N2 - Purpose: To analyze failure rate in 2-year increments to determine if graft choice changed over time and graft failure rate. Methods: A prospective 2002-2008 database was used to identify risk factors for anterior cruciate ligament (ACL) retear. Subjects who had primary ACL retear with no history of contralateral surgery and 2-year follow-up were included. Subjects who underwent a multiligament reconstruction were excluded. Graft type, age, sex, smoking status, body mass index, Marx activity level at index surgery, medial and lateral meniscus status at time of ACL retear, sport played after ACL reconstruction, and clinical site were evaluated. Analysis was repeated using 2002-2003 (early) and 2007-2008 (late) 2-year databases. Analysis of variance with post hoc analysis was performed to detect significant differences in age and Marx score by graft type over time. Results: Two-year follow-up for graft failure was obtained on 2,497 of 2,692 (93%) subjects. There were 112 of 2,497 (4.5%) ACL retears identified at 2-year follow-up. The only predictor that changed between early/late periods was allograft use. Allograft odds ratio decreased from 13.1 to 9.5 (P < .01). Allografts were used in older patients (31-40 years) and with lower Marx scores (10-8) from early to late periods. The mean age of subjects who received bone-patellar tendon-bone autografts did not significantly change over time (22.8-23.5). The mean age of subjects who received hamstring autografts fell (27.9-25.5). The mean age of subjects who received allografts rose significantly (31.3-39.8, P < .01). The mean Marx score of subjects who received bone-patellar tendon-bone and hamstring autografts did not significantly change over time. The mean Marx score of subjects who received allografts decreased significantly (P < .01). Conclusions: After early recognition, allograft use in young active patients was a risk factor for retear; graft choice by surgeons changed in the late period to use of allografts in older and less-active patients, which correlated with a significant decrease in retear risk. Level of Evidence: Level III, case control study.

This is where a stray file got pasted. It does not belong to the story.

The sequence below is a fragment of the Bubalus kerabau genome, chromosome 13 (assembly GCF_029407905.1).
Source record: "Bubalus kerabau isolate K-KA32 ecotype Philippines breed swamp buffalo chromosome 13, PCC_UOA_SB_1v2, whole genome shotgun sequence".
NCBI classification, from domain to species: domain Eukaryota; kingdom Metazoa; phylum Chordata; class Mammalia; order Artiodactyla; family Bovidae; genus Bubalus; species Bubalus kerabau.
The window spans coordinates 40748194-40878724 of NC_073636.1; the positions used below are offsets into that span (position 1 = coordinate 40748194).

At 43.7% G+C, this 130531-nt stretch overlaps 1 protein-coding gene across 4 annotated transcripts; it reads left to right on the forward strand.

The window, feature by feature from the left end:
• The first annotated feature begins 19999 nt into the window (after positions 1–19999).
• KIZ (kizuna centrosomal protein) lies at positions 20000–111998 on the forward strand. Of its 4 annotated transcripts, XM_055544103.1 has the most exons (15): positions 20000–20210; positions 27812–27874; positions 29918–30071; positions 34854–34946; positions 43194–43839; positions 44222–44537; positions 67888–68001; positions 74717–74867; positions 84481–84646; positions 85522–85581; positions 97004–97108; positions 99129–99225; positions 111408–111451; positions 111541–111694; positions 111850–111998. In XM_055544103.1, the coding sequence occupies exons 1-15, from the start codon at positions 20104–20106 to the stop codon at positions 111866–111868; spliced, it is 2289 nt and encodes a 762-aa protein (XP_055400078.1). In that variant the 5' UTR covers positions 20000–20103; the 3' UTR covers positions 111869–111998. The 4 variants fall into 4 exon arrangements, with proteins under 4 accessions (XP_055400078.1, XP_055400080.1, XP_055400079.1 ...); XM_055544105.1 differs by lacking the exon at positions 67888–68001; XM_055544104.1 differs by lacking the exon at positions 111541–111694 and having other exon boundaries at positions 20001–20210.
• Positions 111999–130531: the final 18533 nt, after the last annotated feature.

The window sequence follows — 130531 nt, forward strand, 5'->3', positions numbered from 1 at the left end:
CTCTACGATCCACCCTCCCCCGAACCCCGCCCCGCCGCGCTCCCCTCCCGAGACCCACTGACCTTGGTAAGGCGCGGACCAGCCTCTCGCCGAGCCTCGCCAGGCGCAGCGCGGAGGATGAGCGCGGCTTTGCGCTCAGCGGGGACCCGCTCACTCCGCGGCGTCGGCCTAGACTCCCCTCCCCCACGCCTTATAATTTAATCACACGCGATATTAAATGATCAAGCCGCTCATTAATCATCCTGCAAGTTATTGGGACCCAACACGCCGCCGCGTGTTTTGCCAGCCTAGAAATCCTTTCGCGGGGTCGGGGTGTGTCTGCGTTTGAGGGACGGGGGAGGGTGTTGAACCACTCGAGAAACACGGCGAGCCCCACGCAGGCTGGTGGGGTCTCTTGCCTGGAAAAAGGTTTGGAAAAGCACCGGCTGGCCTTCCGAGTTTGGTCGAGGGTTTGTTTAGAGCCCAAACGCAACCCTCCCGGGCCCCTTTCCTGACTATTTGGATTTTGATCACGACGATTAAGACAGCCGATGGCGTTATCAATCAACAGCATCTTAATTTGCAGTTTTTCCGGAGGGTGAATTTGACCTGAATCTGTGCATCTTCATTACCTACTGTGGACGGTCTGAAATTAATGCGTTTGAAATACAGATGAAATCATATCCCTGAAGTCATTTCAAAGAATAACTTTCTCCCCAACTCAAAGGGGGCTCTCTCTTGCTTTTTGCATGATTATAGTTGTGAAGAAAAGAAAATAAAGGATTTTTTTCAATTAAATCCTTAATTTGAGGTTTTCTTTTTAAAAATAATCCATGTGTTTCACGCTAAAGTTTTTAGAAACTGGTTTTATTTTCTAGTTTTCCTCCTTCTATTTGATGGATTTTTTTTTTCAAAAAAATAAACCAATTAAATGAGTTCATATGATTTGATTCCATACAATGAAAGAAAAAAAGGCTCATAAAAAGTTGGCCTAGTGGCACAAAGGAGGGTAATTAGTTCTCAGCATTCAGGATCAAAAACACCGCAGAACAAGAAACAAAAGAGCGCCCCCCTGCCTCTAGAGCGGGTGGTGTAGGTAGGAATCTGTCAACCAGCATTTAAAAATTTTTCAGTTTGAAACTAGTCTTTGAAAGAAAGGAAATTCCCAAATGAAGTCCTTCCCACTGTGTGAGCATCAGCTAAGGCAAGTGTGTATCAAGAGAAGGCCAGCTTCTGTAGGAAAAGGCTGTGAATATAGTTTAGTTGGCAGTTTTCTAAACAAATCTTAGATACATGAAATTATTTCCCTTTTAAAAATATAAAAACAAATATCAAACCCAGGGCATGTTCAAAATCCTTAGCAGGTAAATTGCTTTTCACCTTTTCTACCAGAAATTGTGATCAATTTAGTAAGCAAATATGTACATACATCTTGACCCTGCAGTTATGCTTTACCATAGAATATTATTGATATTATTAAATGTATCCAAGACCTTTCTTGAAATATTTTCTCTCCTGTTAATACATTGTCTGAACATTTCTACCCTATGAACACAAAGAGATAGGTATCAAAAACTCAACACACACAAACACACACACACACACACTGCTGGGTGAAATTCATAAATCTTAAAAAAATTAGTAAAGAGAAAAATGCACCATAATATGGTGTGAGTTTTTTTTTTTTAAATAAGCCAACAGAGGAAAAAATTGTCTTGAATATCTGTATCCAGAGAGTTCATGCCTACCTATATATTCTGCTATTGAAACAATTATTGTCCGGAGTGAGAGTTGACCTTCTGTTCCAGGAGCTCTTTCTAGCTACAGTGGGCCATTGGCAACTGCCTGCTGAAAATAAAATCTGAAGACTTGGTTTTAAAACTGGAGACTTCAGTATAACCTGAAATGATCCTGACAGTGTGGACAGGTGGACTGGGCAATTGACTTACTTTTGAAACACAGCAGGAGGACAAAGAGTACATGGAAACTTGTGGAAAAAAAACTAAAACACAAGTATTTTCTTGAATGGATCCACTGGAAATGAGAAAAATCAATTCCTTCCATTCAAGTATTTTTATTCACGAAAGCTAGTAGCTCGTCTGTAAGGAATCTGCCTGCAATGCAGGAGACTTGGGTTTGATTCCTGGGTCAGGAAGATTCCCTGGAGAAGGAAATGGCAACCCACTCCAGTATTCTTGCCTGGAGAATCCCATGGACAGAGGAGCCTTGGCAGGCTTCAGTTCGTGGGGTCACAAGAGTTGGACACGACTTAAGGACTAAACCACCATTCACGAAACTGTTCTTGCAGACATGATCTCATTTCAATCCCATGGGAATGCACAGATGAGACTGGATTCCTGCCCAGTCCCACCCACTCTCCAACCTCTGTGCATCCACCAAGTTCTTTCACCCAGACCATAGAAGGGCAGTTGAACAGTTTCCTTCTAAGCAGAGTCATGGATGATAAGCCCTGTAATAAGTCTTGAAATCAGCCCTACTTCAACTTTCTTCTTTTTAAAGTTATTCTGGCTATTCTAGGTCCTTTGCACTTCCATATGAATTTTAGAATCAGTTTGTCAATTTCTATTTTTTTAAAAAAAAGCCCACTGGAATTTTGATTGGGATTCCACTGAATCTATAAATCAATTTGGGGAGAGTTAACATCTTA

AB - Purpose: To analyze failure rate in 2-year increments to determine if graft choice changed over time and graft failure rate. Methods: A prospective 2002-2008 database was used to identify risk factors for anterior cruciate ligament (ACL) retear. Subjects who had primary ACL retear with no history of contralateral surgery and 2-year follow-up were included. Subjects who underwent a multiligament reconstruction were excluded. Graft type, age, sex, smoking status, body mass index, Marx activity level at index surgery, medial and lateral meniscus status at time of ACL retear, sport played after ACL reconstruction, and clinical site were evaluated. Analysis was repeated using 2002-2003 (early) and 2007-2008 (late) 2-year databases. Analysis of variance with post hoc analysis was performed to detect significant differences in age and Marx score by graft type over time. Results: Two-year follow-up for graft failure was obtained on 2,497 of 2,692 (93%) subjects. There were 112 of 2,497 (4.5%) ACL retears identified at 2-year follow-up. The only predictor that changed between early/late periods was allograft use. Allograft odds ratio decreased from 13.1 to 9.5 (P < .01). Allografts were used in older patients (31-40 years) and with lower Marx scores (10-8) from early to late periods. The mean age of subjects who received bone-patellar tendon-bone autografts did not significantly change over time (22.8-23.5). The mean age of subjects who received hamstring autografts fell (27.9-25.5). The mean age of subjects who received allografts rose significantly (31.3-39.8, P < .01). The mean Marx score of subjects who received bone-patellar tendon-bone and hamstring autografts did not significantly change over time. The mean Marx score of subjects who received allografts decreased significantly (P < .01). Conclusions: After early recognition, allograft use in young active patients was a risk factor for retear; graft choice by surgeons changed in the late period to use of allografts in older and less-active patients, which correlated with a significant decrease in retear risk. Level of Evidence: Level III, case control study.